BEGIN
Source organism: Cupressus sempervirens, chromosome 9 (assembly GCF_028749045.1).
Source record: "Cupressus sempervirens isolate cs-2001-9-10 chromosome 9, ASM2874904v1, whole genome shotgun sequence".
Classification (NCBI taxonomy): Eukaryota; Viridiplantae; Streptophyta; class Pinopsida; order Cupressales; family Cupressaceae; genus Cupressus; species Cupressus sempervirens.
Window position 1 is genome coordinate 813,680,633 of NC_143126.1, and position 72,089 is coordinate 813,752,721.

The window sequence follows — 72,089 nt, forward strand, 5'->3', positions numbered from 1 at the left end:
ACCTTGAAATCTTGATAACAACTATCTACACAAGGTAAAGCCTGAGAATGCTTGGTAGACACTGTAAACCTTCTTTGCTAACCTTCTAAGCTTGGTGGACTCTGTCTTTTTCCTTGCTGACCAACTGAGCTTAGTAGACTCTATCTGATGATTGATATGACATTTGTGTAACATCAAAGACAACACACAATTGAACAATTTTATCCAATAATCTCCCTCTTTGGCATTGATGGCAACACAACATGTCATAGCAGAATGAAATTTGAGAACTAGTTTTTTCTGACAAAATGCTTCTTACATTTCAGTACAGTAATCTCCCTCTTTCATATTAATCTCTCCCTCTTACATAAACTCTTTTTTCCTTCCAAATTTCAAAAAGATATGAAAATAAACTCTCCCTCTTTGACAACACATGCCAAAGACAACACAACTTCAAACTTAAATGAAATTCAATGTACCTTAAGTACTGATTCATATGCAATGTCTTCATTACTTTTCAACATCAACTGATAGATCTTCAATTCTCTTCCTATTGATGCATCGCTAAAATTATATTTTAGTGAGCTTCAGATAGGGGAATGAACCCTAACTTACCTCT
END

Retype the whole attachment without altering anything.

Source organism: Cupressus sempervirens, chromosome 9 (assembly GCF_028749045.1).
Source record: "Cupressus sempervirens isolate cs-2001-9-10 chromosome 9, ASM2874904v1, whole genome shotgun sequence".
Classification (NCBI taxonomy): Eukaryota; Viridiplantae; Streptophyta; class Pinopsida; order Cupressales; family Cupressaceae; genus Cupressus; species Cupressus sempervirens.
Window position 1 is genome coordinate 813,680,633 of NC_143126.1, and position 72,089 is coordinate 813,752,721.

The window sequence follows — 72,089 nt, forward strand, 5'->3', positions numbered from 1 at the left end:
ACCTTGAAATCTTGATAACAACTATCTACACAAGGTAAAGCCTGAGAATGCTTGGTAGACACTGTAAACCTTCTTTGCTAACCTTCTAAGCTTGGTGGACTCTGTCTTTTTCCTTGCTGACCAACTGAGCTTAGTAGACTCTATCTGATGATTGATATGACATTTGTGTAACATCAAAGACAACACACAATTGAACAATTTTATCCAATAATCTCCCTCTTTGGCATTGATGGCAACACAACATGTCATAGCAGAATGAAATTTGAGAACTAGTTTTTTCTGACAAAATGCTTCTTACATTTCAGTACAGTAATCTCCCTCTTTCATATTAATCTCTCCCTCTTACATAAACTCTTTTTTCCTTCCAAATTTCAAAAAGATATGAAAATAAACTCTCCCTCTTTGACAACACATGCCAAAGACAACACAACTTCAAACTTAAATGAAATTCAATGTACCTTAAGTACTGATTCATATGCAATGTCTTCATTACTTTTCAACATCAACTGATAGATCTTCAATTCTCTTCCTATTGATGCATCGCTAAAATTATATTTTAGTGAGCTTCAGATAGGGGAATGAACCCTAACTTACCTCT